WHEEL TAX IN THE NEWSBaraboo residents will be asked whether they’re willing to pay a $20 fee to help the city keep up with road repairs. On Tuesday, the City Council discussed a proposal to implement a “wheel tax,” a vehicle registration fee that would help pay for street work. The council’s public safety committee has discussed the idea for several months, and sought broader feedback.  The way the City of Green Bay goes about approving and paying for street improvements could change. A few city council members believe a wheel tax may be the best option. Council members have tasked the Public Works Department to gather more information.  The Oshkosh Common Council will postpone discussion of a citywide wheel tax, likely until after Wisconsin passes its state budget this summer, councilors decided Tuesday. With state funding through Wisconsin’s 2017-19 biennial budget still uncertain, it makes sense to wait until after the state Legislature passes the budget to begin exploring such a vehicle registration fee, Councilor Tom Pech Jr. said during Tuesday’s meeting.

NORTHERN WISCONSIN LAWMAKER WANTS TO REPEAL MINING MORATORIUM LAW – One northern Wisconsin lawmaker would like to repeal the state’s mining moratorium law. Sen. Tom Tiffany, R-Hazelhurst, said he expects to introduce a bill this session. The mining moratorium law was passed with bipartisan support and signed into law by Gov. Tommy Thompson in 1998. It requires companies to prove a sulfide mine can run for 10 years and be closed for 10 years without polluting groundwater and surface waters from acid drainage. Sen. Tiffany said the Flambeau copper mine near Ladysmith is an example that a sulfide mine can operate safely. “The Flambeau mine wasn’t open for 10 years, but it was run successfully. But, what I hear from constituents is the main thing they’re concerned about is … they want to make sure there is not environmental degradation in the future,” Tiffany said. “The Flambeau mine clearly has met that standard. As a result, I think the law has largely become moot at this point.”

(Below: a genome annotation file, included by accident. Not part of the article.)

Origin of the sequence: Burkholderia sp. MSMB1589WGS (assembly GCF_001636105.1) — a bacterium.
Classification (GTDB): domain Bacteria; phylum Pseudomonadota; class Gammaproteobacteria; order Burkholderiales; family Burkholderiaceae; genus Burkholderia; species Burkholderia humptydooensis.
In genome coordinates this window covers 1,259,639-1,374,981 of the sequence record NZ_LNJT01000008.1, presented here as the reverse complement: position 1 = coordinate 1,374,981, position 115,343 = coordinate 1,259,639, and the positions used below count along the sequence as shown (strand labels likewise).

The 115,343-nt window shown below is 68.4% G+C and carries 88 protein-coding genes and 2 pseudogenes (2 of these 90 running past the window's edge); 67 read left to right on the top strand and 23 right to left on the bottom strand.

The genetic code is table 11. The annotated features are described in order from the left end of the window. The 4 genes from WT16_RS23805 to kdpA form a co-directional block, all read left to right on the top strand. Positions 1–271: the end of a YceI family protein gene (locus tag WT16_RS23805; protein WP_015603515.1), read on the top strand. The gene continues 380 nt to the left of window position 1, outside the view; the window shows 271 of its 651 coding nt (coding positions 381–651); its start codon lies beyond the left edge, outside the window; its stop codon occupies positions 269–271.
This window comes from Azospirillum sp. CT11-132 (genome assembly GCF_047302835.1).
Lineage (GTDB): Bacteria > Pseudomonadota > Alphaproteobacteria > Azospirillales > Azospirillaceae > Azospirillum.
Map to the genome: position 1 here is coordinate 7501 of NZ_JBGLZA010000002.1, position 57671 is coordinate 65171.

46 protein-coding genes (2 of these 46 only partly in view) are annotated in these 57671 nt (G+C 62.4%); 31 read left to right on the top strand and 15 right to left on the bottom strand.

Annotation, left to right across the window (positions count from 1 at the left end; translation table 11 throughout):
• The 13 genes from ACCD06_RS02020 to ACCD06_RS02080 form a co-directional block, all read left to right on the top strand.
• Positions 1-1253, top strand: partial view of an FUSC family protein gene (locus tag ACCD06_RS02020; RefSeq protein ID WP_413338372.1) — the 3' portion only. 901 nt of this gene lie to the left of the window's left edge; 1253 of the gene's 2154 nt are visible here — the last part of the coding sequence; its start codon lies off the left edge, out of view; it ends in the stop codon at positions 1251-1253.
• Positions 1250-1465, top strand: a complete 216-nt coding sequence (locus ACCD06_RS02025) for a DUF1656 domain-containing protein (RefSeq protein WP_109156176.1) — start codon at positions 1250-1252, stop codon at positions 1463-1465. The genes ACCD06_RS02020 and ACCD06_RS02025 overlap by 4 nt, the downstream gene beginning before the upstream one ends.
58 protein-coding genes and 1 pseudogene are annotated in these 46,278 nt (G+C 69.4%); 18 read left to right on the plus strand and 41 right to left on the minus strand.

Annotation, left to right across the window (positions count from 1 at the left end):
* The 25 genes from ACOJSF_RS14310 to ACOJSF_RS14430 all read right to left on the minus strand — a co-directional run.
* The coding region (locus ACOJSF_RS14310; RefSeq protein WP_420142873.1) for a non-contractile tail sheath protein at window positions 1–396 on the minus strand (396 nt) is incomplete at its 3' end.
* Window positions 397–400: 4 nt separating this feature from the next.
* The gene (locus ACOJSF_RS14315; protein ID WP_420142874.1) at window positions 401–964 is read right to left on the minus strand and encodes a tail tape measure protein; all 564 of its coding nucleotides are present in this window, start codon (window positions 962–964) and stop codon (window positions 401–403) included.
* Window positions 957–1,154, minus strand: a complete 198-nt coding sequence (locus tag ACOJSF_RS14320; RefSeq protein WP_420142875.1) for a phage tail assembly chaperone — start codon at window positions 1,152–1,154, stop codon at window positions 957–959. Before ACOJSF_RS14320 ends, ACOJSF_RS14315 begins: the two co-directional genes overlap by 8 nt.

ANTI-MINE GROUP TURNS ATTENTION TO ENBRIDGE PIPELINES – A group that initially formed to battle against a proposed taconite iron ore mine and processing plant in northern Wisconsin is turning its attention to oil and gas pipelines. The Penokee Hills Education Project is re-engaging “to raise public awareness and get more information about” Enbridge Energy pipelines that run across northern Wisconsin from a major oil terminal in Superior into Michigan’s Upper Peninsula. The group hopes to hold public meetings in coming months to learn about pipeline safety, potential oil spill response measures and to find out about Enbridge plans to replace or add pipelines in the corridor that roughly parallels U.S. Highway 2 across the northern counties of Wisconsin.

QUOTE – “Politics is the gentle art of getting votes from the poor and campaign funds from the rich, by promising to protect each from the other.” – Oscar Ameringer

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David Lawrence
WRWA Executive Director
(715) 344-7778